Here is the list of iOS apps I have tried for doing math of various sorts on my iPad:

- TI-Nspire CAS is the most valuable app for the iPad. Although it is pricey at $29.99, it is designed for extended exploration in a way that most other apps are not. This has been my go-to app in my work doing mathematical modeling (e.g., linear regression) with middle school teachers. Some of my favorite features include the ability to graph multiple functions or multiple regressions on the same graph and the ability to export files to Dropbox or elsewhere. The export feature allows me to input data to a spreadsheet and share it, thereby saving everyone else from entering data (and making typos).
- Wolfram Alpha is versatile, as long as one is interested in looking at one object at a time. By this I mean that one can easily graph any function or set of functions, plot a data set and perform regression, or do standard calculations, but it is not possible to store the results within the app. Instead, it is necessary to take screenshots or copy-paste information to another location (Evernote, for example). The app also makes it difficult to edit information because it is not possible to scroll through a long command line that has been entered. On the other hand, if given an equation, it can show the steps involved in solving the equation. The app can also serve as a search tool to answer questions or provide information. The app requires an active internet connection at all times.
- MyScript Calculator is a lot of fun for basic calculations. It transforms hand-written mathematics into typed math script and performs the calculations indicated. It should be noted that getting formatting correct is sometimes difficult, say if there is a rational expression with exponents in the denominator, but it works well for quick scratch calculations.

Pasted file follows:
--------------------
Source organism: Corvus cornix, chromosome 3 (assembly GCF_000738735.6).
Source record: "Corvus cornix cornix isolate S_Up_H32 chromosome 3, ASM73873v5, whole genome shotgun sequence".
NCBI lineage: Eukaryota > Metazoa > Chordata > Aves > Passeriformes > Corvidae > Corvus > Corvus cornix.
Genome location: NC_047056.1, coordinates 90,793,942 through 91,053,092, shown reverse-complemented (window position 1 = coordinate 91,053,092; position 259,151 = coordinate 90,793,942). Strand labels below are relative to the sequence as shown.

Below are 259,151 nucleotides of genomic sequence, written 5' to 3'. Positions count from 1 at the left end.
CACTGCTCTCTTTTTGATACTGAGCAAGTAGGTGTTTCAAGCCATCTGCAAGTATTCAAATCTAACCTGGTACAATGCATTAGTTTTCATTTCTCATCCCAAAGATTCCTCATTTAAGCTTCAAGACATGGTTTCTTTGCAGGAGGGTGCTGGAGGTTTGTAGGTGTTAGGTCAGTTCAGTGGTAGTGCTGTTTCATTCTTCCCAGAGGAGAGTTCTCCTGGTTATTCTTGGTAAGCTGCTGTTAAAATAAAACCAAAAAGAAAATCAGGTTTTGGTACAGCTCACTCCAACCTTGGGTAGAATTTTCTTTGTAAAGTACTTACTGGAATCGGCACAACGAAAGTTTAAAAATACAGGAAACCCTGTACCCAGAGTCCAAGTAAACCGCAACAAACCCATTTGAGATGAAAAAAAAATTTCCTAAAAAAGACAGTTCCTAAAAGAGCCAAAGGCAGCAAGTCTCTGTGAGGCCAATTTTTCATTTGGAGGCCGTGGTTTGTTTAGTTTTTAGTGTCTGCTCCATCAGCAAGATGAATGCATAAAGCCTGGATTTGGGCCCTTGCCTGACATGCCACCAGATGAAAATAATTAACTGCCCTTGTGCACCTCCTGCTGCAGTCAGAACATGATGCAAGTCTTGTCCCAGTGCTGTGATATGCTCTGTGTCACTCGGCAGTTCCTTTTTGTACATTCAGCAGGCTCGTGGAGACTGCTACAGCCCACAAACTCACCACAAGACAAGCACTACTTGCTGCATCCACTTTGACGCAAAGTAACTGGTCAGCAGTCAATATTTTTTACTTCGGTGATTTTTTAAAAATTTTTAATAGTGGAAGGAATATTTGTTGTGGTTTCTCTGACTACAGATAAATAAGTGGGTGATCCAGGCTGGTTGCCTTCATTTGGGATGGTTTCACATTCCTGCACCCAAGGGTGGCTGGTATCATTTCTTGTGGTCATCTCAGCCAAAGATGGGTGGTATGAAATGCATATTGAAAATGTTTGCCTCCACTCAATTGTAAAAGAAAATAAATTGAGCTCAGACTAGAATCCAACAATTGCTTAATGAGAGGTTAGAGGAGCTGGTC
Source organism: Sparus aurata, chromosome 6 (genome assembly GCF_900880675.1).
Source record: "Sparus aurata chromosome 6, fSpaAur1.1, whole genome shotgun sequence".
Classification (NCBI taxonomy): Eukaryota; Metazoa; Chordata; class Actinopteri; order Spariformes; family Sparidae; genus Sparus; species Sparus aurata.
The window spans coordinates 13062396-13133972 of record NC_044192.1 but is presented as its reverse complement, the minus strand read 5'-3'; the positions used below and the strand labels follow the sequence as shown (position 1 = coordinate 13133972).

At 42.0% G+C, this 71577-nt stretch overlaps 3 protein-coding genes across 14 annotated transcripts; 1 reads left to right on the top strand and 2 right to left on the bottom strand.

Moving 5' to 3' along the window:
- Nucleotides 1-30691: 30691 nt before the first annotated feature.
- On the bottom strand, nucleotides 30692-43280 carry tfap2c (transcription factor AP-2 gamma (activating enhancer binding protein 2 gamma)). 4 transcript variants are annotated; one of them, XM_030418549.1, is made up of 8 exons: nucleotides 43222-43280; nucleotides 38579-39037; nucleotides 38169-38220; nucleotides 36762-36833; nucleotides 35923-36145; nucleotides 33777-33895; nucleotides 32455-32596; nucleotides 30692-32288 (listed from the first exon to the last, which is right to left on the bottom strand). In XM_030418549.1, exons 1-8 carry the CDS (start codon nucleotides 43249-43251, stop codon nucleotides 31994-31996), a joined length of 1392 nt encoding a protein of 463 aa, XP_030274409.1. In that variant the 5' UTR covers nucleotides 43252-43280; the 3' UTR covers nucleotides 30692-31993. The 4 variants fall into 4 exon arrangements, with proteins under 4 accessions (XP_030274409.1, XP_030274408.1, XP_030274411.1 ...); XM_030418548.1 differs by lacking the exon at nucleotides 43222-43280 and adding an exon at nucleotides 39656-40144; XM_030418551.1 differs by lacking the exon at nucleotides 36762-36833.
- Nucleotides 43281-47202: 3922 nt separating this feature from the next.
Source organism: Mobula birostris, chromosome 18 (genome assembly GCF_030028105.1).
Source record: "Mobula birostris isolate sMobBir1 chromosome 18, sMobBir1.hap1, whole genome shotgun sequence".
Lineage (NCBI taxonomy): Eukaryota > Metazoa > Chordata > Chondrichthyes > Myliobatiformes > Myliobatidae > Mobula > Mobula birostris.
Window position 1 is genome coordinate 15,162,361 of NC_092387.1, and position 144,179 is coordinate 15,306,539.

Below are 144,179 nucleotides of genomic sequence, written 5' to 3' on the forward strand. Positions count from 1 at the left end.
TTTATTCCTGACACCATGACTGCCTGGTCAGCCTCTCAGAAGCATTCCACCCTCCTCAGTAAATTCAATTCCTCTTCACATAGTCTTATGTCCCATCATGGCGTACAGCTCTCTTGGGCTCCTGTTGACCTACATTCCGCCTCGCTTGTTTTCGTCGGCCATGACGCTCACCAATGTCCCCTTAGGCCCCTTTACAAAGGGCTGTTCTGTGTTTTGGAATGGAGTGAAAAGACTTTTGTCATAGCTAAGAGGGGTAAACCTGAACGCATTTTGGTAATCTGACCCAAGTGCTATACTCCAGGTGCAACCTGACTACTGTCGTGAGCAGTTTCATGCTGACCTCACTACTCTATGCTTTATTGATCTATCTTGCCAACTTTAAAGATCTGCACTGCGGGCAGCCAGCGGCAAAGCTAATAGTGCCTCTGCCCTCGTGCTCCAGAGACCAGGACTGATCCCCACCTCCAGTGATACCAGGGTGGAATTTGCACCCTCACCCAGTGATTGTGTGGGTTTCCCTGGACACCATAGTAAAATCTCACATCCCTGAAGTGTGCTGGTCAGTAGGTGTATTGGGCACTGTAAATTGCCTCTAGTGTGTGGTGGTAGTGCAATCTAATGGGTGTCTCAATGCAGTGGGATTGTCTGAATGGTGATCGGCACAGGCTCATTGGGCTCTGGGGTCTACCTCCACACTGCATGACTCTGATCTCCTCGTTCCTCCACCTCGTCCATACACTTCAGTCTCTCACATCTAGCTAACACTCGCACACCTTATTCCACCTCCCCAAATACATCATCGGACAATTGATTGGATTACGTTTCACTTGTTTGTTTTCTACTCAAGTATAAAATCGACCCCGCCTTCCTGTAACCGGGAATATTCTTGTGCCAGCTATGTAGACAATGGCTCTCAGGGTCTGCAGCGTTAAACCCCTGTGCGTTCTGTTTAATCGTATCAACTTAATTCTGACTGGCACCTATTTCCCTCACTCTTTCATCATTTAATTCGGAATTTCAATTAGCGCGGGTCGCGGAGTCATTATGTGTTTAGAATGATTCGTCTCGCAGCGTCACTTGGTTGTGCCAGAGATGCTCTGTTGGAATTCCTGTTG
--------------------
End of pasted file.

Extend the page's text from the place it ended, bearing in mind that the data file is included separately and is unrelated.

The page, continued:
- Geogebra is a spectacular app for the desktop or laptop, but the iOS app has a long way to catch up. What is missing are the settings. For instance, I have never found a way to use a non-square scaling, such as I might need for an exponential function, where the outputs grow much faster than the inputs. Neither does there seem to be a way to adjust the labels (e.g., to show the label
**on**a function), or to display a table of values. Unlike the Nspire or Wolfram, Geogebra does not render 3-dimensional graphs. Still, the app is free, and is good for a lot of Euclidean geometry and 2-dimensional graphing, and it offers sliders for dynamic exploration as well.

The following are apps that I have used, but not extensively:

- Geometry Pad uses the freemium model. I have used only the free version, which includes the ability to draw basic geometric objects. The premium version adds a lot of features, including the ability to do calculations, graph functions, and a lot more.
- Sketch2Graph takes a hand-drawn graph, converts it to a plot of a linear or quadratic function or conic section, and outputs the equation describing the plot. The function graph can then be manipulated by hand. This enables some nice exploration of these graphs and the relation between the graph and the equation.
- Algebra Tiles is designed for illustrating or manipulating algebra tiles in an app. The interface has three modes, basic, equations, and factors. This app works as a tool, and is not built to give practice problems nor does it show how to use the tiles. It does serve as a functional replacement for using actual tiles.

Readers, what have I missed?

This is a great list! You're the app master! I agree that Nspire is the best app out there, albeit a pricey one. Pocket CAS is a cheaper alternative at $9.99 right now but it's nowhere near as powerful or easy to use. I also use Desmos from time to time and Vernier Graphical Analysis.

ReplyDeleteThanks for the leads. I have Desmos, but it doesn't have the capabilities that the TI has. I might look at the others.

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